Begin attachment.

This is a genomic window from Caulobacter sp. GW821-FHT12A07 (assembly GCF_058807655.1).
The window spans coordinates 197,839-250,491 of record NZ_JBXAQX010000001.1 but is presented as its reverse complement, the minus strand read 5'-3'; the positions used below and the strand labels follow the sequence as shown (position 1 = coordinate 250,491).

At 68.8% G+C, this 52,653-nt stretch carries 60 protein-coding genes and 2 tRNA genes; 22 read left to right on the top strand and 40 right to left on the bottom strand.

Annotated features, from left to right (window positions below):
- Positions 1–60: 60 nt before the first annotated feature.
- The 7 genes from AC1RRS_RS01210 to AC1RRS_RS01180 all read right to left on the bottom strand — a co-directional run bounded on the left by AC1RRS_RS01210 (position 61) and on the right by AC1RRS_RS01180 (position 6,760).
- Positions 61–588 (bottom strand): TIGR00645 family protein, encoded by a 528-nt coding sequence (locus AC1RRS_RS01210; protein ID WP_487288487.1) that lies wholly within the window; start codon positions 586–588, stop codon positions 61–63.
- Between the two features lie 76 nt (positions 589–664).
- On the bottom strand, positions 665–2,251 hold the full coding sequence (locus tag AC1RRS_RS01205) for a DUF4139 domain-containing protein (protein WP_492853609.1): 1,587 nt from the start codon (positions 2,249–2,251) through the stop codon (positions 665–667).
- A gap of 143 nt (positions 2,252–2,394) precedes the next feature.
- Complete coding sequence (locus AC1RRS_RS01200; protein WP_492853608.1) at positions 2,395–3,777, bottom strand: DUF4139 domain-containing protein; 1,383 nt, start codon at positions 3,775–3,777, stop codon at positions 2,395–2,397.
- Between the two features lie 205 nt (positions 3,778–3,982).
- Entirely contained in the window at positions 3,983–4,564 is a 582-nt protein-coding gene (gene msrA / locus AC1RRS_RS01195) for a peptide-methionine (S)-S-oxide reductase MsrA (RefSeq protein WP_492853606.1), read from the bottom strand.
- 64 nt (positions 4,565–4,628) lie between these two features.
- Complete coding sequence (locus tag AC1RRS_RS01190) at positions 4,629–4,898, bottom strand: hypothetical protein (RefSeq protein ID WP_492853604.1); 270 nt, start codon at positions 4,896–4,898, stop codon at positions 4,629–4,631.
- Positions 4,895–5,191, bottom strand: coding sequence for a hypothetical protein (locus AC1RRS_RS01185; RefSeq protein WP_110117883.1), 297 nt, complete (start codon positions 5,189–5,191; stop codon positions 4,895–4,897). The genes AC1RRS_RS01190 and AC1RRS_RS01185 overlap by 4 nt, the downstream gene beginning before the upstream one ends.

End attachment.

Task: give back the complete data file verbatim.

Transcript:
This is a genomic window from Caulobacter sp. GW821-FHT12A07 (assembly GCF_058807655.1).
The window spans coordinates 197,839-250,491 of record NZ_JBXAQX010000001.1 but is presented as its reverse complement, the minus strand read 5'-3'; the positions used below and the strand labels follow the sequence as shown (position 1 = coordinate 250,491).

At 68.8% G+C, this 52,653-nt stretch carries 60 protein-coding genes and 2 tRNA genes; 22 read left to right on the top strand and 40 right to left on the bottom strand.

Annotated features, from left to right (window positions below):
- Positions 1–60: 60 nt before the first annotated feature.
- The 7 genes from AC1RRS_RS01210 to AC1RRS_RS01180 all read right to left on the bottom strand — a co-directional run bounded on the left by AC1RRS_RS01210 (position 61) and on the right by AC1RRS_RS01180 (position 6,760).
- Positions 61–588 (bottom strand): TIGR00645 family protein, encoded by a 528-nt coding sequence (locus AC1RRS_RS01210; protein ID WP_487288487.1) that lies wholly within the window; start codon positions 586–588, stop codon positions 61–63.
- Between the two features lie 76 nt (positions 589–664).
- On the bottom strand, positions 665–2,251 hold the full coding sequence (locus tag AC1RRS_RS01205) for a DUF4139 domain-containing protein (protein WP_492853609.1): 1,587 nt from the start codon (positions 2,249–2,251) through the stop codon (positions 665–667).
- A gap of 143 nt (positions 2,252–2,394) precedes the next feature.
- Complete coding sequence (locus AC1RRS_RS01200; protein WP_492853608.1) at positions 2,395–3,777, bottom strand: DUF4139 domain-containing protein; 1,383 nt, start codon at positions 3,775–3,777, stop codon at positions 2,395–2,397.
- Between the two features lie 205 nt (positions 3,778–3,982).
- Entirely contained in the window at positions 3,983–4,564 is a 582-nt protein-coding gene (gene msrA / locus AC1RRS_RS01195) for a peptide-methionine (S)-S-oxide reductase MsrA (RefSeq protein WP_492853606.1), read from the bottom strand.
- 64 nt (positions 4,565–4,628) lie between these two features.
- Complete coding sequence (locus tag AC1RRS_RS01190) at positions 4,629–4,898, bottom strand: hypothetical protein (RefSeq protein ID WP_492853604.1); 270 nt, start codon at positions 4,896–4,898, stop codon at positions 4,629–4,631.
- Positions 4,895–5,191, bottom strand: coding sequence for a hypothetical protein (locus AC1RRS_RS01185; RefSeq protein WP_110117883.1), 297 nt, complete (start codon positions 5,189–5,191; stop codon positions 4,895–4,897). The genes AC1RRS_RS01190 and AC1RRS_RS01185 overlap by 4 nt, the downstream gene beginning before the upstream one ends.